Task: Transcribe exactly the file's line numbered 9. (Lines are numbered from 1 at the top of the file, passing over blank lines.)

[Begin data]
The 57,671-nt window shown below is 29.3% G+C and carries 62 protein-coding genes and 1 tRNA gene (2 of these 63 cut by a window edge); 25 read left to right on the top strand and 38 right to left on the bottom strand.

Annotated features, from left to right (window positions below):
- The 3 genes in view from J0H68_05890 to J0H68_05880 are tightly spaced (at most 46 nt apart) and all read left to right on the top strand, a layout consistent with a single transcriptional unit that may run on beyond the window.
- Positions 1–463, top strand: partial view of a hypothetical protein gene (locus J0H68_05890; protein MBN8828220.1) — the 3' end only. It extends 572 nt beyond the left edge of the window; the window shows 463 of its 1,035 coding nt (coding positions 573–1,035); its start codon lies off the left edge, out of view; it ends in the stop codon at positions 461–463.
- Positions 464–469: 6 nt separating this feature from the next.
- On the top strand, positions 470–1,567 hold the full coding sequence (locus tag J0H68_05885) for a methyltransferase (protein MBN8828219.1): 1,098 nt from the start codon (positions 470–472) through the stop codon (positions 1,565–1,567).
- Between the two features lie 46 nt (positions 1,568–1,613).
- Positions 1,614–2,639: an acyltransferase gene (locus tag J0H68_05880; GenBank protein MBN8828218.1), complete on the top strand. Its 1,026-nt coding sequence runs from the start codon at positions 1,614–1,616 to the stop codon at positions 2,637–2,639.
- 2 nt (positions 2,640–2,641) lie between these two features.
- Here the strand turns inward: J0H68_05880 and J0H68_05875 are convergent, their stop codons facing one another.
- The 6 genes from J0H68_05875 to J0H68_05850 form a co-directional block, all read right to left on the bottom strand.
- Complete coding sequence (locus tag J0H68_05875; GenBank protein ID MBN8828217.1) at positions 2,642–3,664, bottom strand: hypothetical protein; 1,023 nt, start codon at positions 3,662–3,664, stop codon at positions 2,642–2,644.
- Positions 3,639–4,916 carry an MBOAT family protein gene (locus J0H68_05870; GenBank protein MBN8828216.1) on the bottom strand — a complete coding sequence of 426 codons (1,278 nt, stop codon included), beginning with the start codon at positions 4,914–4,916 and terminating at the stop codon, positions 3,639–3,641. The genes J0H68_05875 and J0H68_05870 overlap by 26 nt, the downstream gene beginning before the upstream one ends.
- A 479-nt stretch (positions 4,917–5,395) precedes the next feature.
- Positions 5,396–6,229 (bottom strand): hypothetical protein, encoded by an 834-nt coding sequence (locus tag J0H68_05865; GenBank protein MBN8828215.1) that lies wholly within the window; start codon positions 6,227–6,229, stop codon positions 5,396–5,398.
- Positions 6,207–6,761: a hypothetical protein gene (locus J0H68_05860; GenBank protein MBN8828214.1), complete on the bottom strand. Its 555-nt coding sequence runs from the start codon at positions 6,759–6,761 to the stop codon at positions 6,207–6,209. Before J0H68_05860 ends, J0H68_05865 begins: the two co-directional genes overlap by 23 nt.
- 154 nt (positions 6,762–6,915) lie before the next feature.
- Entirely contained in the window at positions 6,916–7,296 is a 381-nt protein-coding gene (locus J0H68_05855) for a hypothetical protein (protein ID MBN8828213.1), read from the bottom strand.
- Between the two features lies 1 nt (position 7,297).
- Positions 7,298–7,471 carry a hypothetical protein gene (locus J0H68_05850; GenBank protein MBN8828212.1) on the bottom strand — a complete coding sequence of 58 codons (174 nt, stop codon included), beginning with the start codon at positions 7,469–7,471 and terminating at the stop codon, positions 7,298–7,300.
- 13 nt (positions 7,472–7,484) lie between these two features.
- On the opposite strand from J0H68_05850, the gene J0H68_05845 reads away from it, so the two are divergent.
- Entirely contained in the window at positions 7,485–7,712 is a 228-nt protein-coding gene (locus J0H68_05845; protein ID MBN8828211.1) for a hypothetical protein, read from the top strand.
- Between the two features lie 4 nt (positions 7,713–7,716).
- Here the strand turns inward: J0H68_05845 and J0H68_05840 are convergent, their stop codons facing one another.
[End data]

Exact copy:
- 2 nt (positions 2,640–2,641) lie between these two features.